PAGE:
Heroic Newfoundland Dogs – Saviors of Seafarer and Fishermen
Every Christmas season brings to memory the heroic rescue of the 90 passengers and crew of the S.S. Ethie by a stalwart Newfoundland…It was more than 50 years ago, during a blizzard, that the Ethie was wrecked off the coast of Bonne Bay, Newfoundland. No boat could be launched on that stony shore during such a raging storm. There were more than 100 souls utterly helpless within sight of land.
All of them would have been lost and many would have been mourning families that Christmas, had not a Newfoundland and its owner appeared on the nearby shore. The dog went to the rescue upon an order from its master. The Newfoundland swam out through a sea in which no man could possibly have survived. The powerful dog made it to the ship and carried a lifeline back to shore. With this a buoy was rigged and all hands saved. Among the rescued passengers from the Ethie was an infant in a mail bag.” From The New Complete Newfoundland, Margaret Booth Chern, 1975
Developed in the eponymous islands off the east coast of Canada, the Newfoundland is an outstanding water dog. The dogs worked on fishing boats in the rugged, icy, stormy seas around their home island. While exact details of the progenitors of the breed are lost to history, written descriptions and paintings date back to the 1700s. Famed poet Emily Dickinson owned a Newfoundland and, of course, Sir Edwin Henry Landseer painted the breed frequently. In fact, the black and white color of the dog is known as a “Landseer” Newfoundland. The Newfoundland Club of America website has an entire page devoted to his work, http://www.ncanewfs.org/history/pages/landseer2.html#.WdExibGZPR0
“Seamen” the Newfoundland Dog of Capt. Meriweather Lewis
Amongst the breed’s most well-known individuals is Seaman, Captain Meriweather Lewis’ dog, who accompanied President Thomas Jefferson’s exploration group during their rugged, three-year journey across what is now the United States in the early 1800s. Seaman was mentioned repeatedly in the journals of the Expedition, including saving the camp from a rampaging buffalo and retrieving game shot or wounded by the expedition’s hunters.
Today, the breed serves as a living embodiment of the culture of ships and fishing villages in Newfoundland. Proper coat and soundness are critical.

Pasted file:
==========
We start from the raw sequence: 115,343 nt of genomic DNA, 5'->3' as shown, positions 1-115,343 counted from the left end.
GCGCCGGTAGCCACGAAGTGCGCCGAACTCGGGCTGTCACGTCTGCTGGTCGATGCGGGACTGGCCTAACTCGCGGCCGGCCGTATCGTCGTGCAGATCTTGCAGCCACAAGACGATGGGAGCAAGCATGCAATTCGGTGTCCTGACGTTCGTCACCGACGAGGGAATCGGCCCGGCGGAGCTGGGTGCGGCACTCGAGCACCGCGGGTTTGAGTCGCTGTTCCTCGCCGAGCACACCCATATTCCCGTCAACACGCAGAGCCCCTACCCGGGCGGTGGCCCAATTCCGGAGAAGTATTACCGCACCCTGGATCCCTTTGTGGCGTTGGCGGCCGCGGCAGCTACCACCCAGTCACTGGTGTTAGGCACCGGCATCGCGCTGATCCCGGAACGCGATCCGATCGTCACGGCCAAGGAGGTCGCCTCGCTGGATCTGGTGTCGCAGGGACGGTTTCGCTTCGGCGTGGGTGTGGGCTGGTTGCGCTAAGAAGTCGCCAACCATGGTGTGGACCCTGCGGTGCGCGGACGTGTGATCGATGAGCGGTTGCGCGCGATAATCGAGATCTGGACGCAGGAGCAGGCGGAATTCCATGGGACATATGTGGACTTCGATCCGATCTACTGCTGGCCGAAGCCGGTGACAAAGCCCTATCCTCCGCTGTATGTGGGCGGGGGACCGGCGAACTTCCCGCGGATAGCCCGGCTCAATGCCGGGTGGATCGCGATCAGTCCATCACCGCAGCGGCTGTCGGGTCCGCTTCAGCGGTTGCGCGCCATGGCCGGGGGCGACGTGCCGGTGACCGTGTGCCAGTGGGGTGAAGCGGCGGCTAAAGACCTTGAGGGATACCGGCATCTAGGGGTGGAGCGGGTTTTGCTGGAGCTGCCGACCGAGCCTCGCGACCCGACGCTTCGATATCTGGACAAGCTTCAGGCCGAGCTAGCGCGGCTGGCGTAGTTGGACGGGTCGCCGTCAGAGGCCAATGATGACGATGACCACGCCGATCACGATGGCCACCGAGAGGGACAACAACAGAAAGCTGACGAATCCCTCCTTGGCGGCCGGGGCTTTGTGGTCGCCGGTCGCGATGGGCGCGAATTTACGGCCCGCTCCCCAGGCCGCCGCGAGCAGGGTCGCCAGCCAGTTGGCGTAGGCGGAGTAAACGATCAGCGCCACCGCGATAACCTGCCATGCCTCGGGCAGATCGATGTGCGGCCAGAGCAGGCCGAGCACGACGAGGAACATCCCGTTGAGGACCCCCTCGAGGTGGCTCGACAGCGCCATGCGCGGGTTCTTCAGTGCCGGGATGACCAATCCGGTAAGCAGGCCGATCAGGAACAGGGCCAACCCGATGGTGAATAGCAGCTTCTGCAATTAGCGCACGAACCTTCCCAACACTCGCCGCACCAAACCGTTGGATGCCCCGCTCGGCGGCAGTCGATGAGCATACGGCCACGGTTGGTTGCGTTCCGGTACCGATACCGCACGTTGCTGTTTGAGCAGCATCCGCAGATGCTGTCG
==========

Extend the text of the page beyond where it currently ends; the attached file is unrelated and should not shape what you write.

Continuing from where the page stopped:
Lou Ann Lenner – Sun Valley Newfoundland Dogs
Our first guest Lou Ann Lenner, Sun Valley Newfoundlands, is a breeder of National and Regional specialty winners since 1977, with four generations of homebred ROM dogs.
According to Lou Ann, she always has bred to type, line breeding consistently, incorporating primarily Pouch Cove blood lines. Health can be a challenge as are the cycles in the quality of the breed. Long term breeders *recognize* when quality is slipping and “step up” to get the breed back on track.
Maintaining type while managing health issues in the breed, specifically orthopedic problems associated with giant breed dogs and cardiac concerns, is a primary concern. Lou Ann keeps only bitches in her kennel and reaches out for stud dogs to incorporate into the breeding program. Her top three qualities to when seeking a stud dog are balance, soundness and a complementary pedigree.
She observes that the best home for a Newfoundland is someone who is committed to grooming and familiar with breed. On a personal note, she only places puppies with owners who have someone to be home with the dog consistently.
Lou Ann strongly recommends learning about what’s behind your dog in terms of dogs in a pedigree, and honestly sharing what you know with new folks.
Sue Raney – Sweetbay Newfoundland Dogs and Water Rescue Work
Sue Raney, our second guest, is a Newfoundland fancier who has spent 25 years working dogs in water rescue work.
“The dogs have an amazing ability to be companions in water in a way no other breed does. They are just joyful to be around,” Sue said.
She notes that in a form follows function capacity, a dog’s effortless, fluid motion in the ring, translates to a powerful swimming stroke in the water. She also reminds people that the correct coat protects the dog in its native frigid water. The standard describes the coat as “flat, water-resistant, double coat that tends to fall back into place when rubbed against the nap. The outer coat is coarse, moderately long, and full, either straight or with a wave. The undercoat is soft and dense,…”
Titles with Meaning
The fascinating work the dogs do to earn titles through the national breed club include water rescue exercises that demonstrate the breed’s heritage…. saving people, and saving “things” that have fallen overboard.
Sue says she encourages owners to become involved with regional breed clubs. Her enthusiasm for the work these dogs do is infectious!
Grooming Tip Of the Week with Allison Foley
Right Tools for the Job – Brushes
- Brushes: Pin brushes are different lengths. Think about what you are doing – longer the hair, the longer the pin.
- Take good care of your brushes – preserve the pins. Bent or broken pins rip or break hair. Keep brush in a box to protect it.
- Don’t put them in the top of your tack box and close the lid!
- Keep clean hair and product brushes separate. Mark your brush so you don’t put product residue onto clean coat.
Grooming and Handling Courses Available from Leading Edge Dog Academy with Top Handler Allison Foley.